By HR Reporter |

A lot has been said about how ingrained racism is in most aspects of society, particularly in the recent area of heightened activism and certain incidents that have put racism in a spotlight. Perhaps unsurprisingly, the disadvantages of racialized people are showing up in areas such as unemployment rates in Canada’s largest city.

The pandemic has hit many industries hard, resulting in numerous job losses. The higher employment for racialized individuals could be for multiple reasons — such as the nature of the jobs that have higher proportions of racialized workers, but that raises the questions of why those jobs have more racialized workers.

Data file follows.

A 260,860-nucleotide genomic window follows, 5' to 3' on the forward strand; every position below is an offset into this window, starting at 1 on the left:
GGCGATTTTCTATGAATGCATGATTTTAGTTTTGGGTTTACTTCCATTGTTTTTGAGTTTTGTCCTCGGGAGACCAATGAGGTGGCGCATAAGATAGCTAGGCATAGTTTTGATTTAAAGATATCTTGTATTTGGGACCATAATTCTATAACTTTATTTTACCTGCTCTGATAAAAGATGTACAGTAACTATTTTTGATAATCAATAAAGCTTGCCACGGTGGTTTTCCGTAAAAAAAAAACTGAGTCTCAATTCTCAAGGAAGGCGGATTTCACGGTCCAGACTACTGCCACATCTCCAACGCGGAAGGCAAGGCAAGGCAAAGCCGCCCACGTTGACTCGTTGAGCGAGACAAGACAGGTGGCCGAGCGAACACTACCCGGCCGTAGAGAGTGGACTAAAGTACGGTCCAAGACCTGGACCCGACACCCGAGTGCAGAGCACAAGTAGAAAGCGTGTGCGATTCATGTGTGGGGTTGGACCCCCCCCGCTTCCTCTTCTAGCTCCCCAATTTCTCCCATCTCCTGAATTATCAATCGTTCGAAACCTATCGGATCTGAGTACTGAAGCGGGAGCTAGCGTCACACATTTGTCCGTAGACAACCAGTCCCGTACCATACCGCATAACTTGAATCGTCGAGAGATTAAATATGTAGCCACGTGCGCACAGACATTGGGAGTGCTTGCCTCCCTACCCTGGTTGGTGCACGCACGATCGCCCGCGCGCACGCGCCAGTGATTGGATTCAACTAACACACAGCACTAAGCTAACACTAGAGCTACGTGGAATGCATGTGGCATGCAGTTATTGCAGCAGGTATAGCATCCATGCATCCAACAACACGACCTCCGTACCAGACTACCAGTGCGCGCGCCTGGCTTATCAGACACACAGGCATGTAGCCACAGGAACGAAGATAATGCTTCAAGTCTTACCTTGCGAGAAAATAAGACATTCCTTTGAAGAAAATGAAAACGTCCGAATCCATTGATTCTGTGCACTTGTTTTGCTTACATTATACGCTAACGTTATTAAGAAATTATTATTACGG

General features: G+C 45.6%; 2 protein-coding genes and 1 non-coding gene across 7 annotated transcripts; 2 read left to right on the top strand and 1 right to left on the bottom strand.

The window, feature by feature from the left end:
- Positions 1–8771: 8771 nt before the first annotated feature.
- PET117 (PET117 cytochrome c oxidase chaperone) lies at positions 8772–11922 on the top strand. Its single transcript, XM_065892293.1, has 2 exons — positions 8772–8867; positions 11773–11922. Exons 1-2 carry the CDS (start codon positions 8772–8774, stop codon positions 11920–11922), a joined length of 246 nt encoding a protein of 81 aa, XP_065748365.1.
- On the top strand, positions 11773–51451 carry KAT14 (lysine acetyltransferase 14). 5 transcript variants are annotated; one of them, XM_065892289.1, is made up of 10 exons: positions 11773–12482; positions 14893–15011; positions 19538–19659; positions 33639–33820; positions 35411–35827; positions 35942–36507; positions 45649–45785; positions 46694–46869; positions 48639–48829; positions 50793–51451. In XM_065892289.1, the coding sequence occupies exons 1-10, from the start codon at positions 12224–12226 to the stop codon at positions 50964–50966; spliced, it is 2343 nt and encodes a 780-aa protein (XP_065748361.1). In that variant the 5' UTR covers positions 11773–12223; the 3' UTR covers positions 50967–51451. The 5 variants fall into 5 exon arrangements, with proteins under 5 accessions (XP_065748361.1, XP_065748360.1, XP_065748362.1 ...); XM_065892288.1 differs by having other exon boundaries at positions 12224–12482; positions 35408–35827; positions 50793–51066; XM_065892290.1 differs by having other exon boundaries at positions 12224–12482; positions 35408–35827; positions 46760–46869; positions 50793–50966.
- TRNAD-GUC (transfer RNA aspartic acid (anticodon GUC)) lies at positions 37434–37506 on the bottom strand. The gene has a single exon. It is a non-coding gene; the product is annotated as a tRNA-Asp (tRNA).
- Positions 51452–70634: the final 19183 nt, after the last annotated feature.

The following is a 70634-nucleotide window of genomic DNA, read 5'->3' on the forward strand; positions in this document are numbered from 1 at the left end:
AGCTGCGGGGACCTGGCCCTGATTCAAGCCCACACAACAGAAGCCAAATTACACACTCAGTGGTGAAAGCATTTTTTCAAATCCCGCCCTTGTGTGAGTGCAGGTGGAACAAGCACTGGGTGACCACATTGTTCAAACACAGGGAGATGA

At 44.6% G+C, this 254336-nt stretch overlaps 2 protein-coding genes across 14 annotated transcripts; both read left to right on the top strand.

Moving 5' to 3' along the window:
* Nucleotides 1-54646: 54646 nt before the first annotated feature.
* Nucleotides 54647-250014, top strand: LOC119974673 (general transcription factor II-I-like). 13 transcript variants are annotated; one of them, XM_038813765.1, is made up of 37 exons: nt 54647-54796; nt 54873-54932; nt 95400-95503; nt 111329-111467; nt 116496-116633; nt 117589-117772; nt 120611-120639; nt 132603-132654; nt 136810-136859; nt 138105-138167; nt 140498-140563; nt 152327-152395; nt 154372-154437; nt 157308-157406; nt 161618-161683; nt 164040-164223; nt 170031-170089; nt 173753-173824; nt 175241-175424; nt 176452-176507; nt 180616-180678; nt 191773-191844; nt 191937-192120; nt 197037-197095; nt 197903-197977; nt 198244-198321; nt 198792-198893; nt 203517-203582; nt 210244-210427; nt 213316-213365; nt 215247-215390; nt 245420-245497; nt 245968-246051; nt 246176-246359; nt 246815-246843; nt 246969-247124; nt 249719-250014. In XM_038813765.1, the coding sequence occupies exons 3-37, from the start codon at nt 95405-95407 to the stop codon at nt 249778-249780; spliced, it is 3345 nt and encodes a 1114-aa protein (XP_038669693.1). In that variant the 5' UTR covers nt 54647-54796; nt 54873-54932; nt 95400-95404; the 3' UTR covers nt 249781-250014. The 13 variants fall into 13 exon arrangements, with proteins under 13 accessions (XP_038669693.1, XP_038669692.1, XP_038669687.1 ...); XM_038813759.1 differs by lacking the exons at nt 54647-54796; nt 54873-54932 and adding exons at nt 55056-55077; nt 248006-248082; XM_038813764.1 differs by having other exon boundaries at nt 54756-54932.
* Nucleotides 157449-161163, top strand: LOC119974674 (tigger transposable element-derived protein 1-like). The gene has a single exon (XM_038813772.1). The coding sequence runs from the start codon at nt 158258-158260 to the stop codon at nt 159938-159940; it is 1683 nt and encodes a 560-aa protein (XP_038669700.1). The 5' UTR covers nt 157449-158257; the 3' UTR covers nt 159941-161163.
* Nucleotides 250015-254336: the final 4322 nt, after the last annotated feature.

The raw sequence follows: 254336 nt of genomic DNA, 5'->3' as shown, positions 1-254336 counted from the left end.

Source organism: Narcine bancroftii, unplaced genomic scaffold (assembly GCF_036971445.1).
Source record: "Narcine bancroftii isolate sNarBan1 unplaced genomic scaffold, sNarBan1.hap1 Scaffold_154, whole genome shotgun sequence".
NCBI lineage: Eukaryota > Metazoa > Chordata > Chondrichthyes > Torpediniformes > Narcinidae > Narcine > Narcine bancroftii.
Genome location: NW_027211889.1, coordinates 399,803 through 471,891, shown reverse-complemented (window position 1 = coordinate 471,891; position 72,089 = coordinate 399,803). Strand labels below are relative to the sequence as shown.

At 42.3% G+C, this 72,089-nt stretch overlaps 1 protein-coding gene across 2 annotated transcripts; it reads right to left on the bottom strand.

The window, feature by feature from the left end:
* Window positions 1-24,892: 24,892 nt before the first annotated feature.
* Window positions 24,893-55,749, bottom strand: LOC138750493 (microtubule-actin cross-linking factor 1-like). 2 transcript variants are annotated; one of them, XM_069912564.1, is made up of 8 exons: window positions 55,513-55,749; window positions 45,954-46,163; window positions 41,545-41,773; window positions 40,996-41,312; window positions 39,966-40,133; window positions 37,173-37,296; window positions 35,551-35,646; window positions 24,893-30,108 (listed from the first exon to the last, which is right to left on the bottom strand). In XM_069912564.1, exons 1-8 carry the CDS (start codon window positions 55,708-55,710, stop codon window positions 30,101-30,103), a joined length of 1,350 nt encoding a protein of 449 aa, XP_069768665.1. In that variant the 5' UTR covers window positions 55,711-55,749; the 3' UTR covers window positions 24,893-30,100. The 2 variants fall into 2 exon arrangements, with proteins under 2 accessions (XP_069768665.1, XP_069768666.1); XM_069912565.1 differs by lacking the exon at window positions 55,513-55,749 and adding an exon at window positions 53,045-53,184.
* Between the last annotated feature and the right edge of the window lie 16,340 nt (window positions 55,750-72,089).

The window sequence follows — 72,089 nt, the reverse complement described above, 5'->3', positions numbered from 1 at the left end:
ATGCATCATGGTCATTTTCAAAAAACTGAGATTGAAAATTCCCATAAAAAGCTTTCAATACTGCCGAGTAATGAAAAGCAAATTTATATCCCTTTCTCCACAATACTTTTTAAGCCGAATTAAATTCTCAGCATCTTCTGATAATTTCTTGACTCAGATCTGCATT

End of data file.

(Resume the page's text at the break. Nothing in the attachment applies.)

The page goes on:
The spectre of systemic racism and discrimination is a big problem in society in general, which means it is also often reflected in the workplace. Employers must be vigilant against employment-related discrimination and racism. If they’re not, they may face a hit to their public reputation, employer brand, and their finances from damages for human rights violations.

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